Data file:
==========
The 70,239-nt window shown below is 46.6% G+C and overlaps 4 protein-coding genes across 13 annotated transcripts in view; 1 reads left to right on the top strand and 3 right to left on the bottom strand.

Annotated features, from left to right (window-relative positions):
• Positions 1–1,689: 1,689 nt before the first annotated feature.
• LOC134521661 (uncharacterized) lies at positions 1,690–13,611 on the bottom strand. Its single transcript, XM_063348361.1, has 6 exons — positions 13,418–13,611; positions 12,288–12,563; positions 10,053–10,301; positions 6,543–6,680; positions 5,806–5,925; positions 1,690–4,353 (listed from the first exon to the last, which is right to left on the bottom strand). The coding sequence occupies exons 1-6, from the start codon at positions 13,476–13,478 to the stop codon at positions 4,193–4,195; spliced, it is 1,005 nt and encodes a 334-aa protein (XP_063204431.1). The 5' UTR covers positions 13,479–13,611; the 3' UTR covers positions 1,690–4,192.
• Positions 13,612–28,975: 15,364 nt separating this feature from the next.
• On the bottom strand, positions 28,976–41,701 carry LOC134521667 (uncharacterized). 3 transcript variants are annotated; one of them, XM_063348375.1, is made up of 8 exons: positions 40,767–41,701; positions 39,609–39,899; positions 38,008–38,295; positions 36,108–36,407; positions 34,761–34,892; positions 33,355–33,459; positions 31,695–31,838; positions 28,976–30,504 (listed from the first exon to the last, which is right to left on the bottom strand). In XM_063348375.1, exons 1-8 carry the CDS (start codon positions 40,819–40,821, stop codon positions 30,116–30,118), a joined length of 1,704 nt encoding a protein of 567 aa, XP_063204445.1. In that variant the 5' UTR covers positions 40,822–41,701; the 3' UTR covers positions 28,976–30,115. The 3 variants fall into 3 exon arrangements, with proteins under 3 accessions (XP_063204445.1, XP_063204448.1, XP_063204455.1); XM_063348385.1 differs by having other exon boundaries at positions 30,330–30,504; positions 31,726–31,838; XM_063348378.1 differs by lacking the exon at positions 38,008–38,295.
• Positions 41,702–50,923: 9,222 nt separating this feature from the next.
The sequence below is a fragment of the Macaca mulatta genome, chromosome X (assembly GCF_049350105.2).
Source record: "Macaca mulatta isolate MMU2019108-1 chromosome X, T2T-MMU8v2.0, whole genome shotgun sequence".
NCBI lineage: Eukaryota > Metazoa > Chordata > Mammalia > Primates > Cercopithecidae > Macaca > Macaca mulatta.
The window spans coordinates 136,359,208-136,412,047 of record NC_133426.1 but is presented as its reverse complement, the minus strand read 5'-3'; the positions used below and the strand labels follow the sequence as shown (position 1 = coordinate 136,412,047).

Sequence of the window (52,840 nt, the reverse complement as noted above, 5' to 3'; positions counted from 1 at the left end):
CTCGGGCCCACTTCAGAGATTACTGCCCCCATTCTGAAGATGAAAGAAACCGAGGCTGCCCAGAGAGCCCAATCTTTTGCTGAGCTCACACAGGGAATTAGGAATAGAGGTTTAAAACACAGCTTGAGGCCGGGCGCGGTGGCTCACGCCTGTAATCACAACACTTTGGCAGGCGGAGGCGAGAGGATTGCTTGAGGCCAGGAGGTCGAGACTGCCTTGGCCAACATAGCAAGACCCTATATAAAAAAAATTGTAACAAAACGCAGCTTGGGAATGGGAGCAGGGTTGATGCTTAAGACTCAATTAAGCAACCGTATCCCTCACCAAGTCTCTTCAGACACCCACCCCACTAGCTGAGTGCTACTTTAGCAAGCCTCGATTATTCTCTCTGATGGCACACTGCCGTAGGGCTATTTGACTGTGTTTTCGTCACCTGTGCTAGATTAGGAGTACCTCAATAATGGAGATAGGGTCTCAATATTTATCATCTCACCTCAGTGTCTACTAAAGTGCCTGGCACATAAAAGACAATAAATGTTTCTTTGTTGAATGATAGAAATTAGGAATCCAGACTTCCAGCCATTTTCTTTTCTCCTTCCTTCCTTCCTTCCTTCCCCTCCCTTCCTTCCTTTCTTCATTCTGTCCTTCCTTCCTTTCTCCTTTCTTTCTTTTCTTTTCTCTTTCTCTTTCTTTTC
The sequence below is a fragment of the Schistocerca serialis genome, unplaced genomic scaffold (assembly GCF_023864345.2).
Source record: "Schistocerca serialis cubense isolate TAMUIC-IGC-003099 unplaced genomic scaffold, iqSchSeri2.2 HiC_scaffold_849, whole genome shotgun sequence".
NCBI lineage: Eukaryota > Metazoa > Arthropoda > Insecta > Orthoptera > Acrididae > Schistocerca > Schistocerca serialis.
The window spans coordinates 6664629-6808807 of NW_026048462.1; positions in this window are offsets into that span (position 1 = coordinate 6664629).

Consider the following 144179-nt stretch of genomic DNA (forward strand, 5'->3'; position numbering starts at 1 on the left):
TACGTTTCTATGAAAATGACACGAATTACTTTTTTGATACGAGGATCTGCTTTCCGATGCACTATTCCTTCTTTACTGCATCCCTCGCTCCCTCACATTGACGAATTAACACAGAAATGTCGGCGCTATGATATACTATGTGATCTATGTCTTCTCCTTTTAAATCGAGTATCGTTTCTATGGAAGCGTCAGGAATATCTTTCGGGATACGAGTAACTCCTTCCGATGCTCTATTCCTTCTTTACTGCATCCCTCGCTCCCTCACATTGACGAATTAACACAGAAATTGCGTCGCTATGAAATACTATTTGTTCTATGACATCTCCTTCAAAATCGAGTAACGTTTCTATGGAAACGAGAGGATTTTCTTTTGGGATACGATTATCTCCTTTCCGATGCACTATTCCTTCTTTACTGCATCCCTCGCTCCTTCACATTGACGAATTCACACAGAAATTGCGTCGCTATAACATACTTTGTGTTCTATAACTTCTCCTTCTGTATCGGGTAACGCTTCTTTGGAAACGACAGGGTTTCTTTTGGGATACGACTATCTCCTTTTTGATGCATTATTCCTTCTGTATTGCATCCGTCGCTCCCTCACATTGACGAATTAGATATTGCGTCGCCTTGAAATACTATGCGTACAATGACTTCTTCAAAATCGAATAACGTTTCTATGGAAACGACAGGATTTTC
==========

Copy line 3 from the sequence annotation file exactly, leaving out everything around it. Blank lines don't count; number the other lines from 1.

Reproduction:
• Positions 1–1,689: 1,689 nt before the first annotated feature.